Not long ago an airline (Virgin Blue) had a complete meltdown of their ticketing system and just last week a major Australian bank (NAB) had a full on disaster where they couldn’t pay people money they owed for several days.
Both were apparently due to failures in IT operations (IT systems and IT processes) and both must have been dreadful for those involved.
I sometimes run risk management workshops and I have a number of approaches to help your team assess and manage the risks they face.
At the most basic level we create a risk register in line with Australian and international risk standards. This seems straight forward yet many project and IT managers miss some of the risk basics like triggers (the warning sign that a risk is materialising or becoming more likely).
Less often, but just as valuable I work with managers on how to better communicate risks, both to manage them when they are risks or prepare a communication plan to deal more effectively with stakeholders during a crisis.
Most often I run workshops on how to identify and analyse the risks the team faces.
So I would love to come and help you better understand, communicate and manage your risks, particularly over January and February where I traditionally have a light workload.
But if you want to do it yourself, here are some of my favourite tools. Rather than fully explain them I thought I would quickly show you some and then attach a long case study from a university assignment I did a long time ago. If you are mildly interested, then enjoy the diagrams and if you are more interested then grab a coffee or tea and then read through the case study. I hope you will find that the tools are quite useful on their own or as a set.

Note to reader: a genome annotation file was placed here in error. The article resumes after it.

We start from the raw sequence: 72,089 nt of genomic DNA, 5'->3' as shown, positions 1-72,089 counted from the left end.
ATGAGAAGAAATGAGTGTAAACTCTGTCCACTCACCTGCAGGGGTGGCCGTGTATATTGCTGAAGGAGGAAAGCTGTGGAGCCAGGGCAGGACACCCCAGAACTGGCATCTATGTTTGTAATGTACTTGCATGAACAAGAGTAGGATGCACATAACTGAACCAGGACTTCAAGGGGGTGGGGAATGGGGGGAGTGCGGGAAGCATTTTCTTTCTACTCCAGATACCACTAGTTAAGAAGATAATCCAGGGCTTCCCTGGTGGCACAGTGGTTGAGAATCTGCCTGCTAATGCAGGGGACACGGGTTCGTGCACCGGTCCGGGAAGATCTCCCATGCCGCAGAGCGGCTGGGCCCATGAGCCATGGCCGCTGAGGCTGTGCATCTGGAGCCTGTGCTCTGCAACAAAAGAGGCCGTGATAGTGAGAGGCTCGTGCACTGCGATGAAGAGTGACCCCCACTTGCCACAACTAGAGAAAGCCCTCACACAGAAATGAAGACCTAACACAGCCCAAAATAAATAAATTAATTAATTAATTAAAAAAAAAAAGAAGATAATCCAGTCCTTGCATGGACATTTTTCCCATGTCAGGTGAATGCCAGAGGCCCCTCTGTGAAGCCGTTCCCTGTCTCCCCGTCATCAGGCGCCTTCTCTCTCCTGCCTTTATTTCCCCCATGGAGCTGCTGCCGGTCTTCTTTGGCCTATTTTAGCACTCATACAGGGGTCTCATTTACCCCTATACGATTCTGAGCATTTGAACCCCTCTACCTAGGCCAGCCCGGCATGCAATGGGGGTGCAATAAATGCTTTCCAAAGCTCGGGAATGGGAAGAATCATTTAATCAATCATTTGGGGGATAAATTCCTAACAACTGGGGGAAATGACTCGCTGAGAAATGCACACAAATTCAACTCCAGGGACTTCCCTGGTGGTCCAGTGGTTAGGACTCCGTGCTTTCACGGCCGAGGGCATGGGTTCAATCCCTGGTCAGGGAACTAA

Step one in risk management is to understand the context within which risks exist. I don’t have any examples here, but always start with a general understanding.
Then, identify what could go wrong. I often use FMEA (Failure Mode and Effect Analysis) for processes – it sounds like fun but it is really just a set of questions (What could go wrong? What would cause that to happen?, How/when would we find out? How could we find out sooner? What would we do? How could we avoid it?).
But for meaty problems like IT system failure, the failure of a key process (such as software releases) and so forth it is better to do a workshop or some analysis using a fault tree.
A fault tree simply breaks down a risk to show what could cause it. But the real power is that is includes the words “and” and “or”. So you can represent “this could be caused by a backup failure and either a failure to test the back up or a crash before the next test”.
Once you have a giant list of causes then you want to go through the impacts. People often just list one impact or label the impact “high, medium or low”, but in fact there can often be a range of impacts from trivial to catastrophic. So a good way to workshop and represent this is to show the potential impacts in an event tree:
This helps the team prepare for the scary scenarios and also for the less scare (often more common) ones.
Finally we want to look at the controls and barriers that protect us from the risk and the actions we would take to detect and mitigate the problem if it does materialise.
This is particularly important because people often over-protect themselves from one part of the risk but fail to notice that they are heavily exposed to another cause, or they have no plan for a particular outcome.
The over all causes, barriers, mitigations and outcomes can then be displayed in a bow tie (or butterfly) diagram:
So there you have it – a vague structure to run a workshop or do some analysis and some cool (I think) ways to capture and display the information you generate.
Please call me if you would like my help, either running some of these workshops or coaching your crew in how to do it. But also feel free to read through the attached case study if you would like to work out how to do it yourself.